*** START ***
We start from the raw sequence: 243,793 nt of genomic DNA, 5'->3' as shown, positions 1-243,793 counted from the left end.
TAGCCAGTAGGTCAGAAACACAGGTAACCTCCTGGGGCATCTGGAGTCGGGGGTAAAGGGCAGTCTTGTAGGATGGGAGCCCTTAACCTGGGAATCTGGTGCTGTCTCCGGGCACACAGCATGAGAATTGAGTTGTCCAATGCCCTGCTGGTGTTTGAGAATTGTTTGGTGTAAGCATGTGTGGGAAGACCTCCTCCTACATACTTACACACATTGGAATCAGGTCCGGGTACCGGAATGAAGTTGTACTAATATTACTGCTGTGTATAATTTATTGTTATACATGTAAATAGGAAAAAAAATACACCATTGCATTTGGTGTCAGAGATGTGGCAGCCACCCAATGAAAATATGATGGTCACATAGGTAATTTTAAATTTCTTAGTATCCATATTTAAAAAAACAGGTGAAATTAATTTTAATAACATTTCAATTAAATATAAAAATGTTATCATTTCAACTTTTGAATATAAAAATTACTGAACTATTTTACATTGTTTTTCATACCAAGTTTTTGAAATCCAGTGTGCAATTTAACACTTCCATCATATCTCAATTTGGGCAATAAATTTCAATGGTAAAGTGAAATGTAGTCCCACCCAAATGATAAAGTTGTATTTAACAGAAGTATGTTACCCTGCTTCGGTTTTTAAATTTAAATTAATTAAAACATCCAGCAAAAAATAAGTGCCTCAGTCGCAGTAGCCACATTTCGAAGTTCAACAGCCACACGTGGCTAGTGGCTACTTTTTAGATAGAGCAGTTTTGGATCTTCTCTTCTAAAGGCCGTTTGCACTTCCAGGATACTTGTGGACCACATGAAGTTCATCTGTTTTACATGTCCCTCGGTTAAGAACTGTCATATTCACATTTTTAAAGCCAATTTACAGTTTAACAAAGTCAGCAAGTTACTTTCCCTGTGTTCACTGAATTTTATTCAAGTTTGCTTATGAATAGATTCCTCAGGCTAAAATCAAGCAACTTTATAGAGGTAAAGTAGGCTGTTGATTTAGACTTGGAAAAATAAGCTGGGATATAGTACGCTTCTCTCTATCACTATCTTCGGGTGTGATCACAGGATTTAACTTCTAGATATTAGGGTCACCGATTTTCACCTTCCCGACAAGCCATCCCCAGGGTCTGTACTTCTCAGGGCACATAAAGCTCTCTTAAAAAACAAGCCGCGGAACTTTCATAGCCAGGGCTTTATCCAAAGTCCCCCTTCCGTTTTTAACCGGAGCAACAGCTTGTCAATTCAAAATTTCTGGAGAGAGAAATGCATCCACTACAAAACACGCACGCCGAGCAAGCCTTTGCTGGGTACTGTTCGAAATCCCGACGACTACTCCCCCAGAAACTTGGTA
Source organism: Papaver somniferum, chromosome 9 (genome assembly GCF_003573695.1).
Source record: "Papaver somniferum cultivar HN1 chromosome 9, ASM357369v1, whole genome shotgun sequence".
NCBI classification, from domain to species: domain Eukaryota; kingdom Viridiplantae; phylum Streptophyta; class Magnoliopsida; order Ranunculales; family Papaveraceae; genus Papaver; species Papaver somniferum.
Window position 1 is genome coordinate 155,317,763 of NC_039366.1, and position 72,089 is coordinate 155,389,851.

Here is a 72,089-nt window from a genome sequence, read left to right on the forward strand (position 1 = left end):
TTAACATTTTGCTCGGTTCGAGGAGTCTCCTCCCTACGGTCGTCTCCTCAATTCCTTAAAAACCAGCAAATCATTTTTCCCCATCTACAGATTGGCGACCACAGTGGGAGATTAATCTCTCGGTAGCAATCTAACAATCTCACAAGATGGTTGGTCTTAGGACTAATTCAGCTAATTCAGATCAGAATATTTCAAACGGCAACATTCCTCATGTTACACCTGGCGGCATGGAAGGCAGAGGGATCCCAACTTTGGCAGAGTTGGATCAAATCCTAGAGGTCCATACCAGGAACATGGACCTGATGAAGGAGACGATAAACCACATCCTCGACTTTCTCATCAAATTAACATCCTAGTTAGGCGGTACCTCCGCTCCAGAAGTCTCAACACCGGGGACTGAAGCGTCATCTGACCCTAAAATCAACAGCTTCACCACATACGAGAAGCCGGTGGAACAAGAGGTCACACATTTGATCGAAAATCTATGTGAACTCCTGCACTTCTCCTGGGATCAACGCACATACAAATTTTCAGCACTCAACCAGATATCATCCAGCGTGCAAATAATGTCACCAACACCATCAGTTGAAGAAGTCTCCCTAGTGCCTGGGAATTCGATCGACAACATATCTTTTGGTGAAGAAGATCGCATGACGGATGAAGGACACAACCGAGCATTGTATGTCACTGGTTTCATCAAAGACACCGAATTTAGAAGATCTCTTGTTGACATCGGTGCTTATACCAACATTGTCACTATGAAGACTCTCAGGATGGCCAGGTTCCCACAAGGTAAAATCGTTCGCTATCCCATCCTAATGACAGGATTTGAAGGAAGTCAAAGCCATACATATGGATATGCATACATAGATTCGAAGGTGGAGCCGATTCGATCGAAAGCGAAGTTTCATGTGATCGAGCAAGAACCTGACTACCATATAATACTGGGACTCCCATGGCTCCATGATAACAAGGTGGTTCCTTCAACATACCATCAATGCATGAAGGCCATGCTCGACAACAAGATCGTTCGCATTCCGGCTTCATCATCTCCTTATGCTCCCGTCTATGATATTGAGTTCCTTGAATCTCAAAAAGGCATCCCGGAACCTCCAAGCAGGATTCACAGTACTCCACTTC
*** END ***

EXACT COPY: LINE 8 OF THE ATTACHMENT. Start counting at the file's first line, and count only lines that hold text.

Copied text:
TTAACATTTTGCTCGGTTCGAGGAGTCTCCTCCCTACGGTCGTCTCCTCAATTCCTTAAAAACCAGCAAATCATTTTTCCCCATCTACAGATTGGCGACCACAGTGGGAGATTAATCTCTCGGTAGCAATCTAACAATCTCACAAGATGGTTGGTCTTAGGACTAATTCAGCTAATTCAGATCAGAATATTTCAAACGGCAACATTCCTCATGTTACACCTGGCGGCATGGAAGGCAGAGGGATCCCAACTTTGGCAGAGTTGGATCAAATCCTAGAGGTCCATACCAGGAACATGGACCTGATGAAGGAGACGATAAACCACATCCTCGACTTTCTCATCAAATTAACATCCTAGTTAGGCGGTACCTCCGCTCCAGAAGTCTCAACACCGGGGACTGAAGCGTCATCTGACCCTAAAATCAACAGCTTCACCACATACGAGAAGCCGGTGGAACAAGAGGTCACACATTTGATCGAAAATCTATGTGAACTCCTGCACTTCTCCTGGGATCAACGCACATACAAATTTTCAGCACTCAACCAGATATCATCCAGCGTGCAAATAATGTCACCAACACCATCAGTTGAAGAAGTCTCCCTAGTGCCTGGGAATTCGATCGACAACATATCTTTTGGTGAAGAAGATCGCATGACGGATGAAGGACACAACCGAGCATTGTATGTCACTGGTTTCATCAAAGACACCGAATTTAGAAGATCTCTTGTTGACATCGGTGCTTATACCAACATTGTCACTATGAAGACTCTCAGGATGGCCAGGTTCCCACAAGGTAAAATCGTTCGCTATCCCATCCTAATGACAGGATTTGAAGGAAGTCAAAGCCATACATATGGATATGCATACATAGATTCGAAGGTGGAGCCGATTCGATCGAAAGCGAAGTTTCATGTGATCGAGCAAGAACCTGACTACCATATAATACTGGGACTCCCATGGCTCCATGATAACAAGGTGGTTCCTTCAACATACCATCAATGCATGAAGGCCATGCTCGACAACAAGATCGTTCGCATTCCGGCTTCATCATCTCCTTATGCTCCCGTCTATGATATTGAGTTCCTTGAATCTCAAAAAGGCATCCCGGAACCTCCAAGCAGGATTCACAGTACTCCACTTC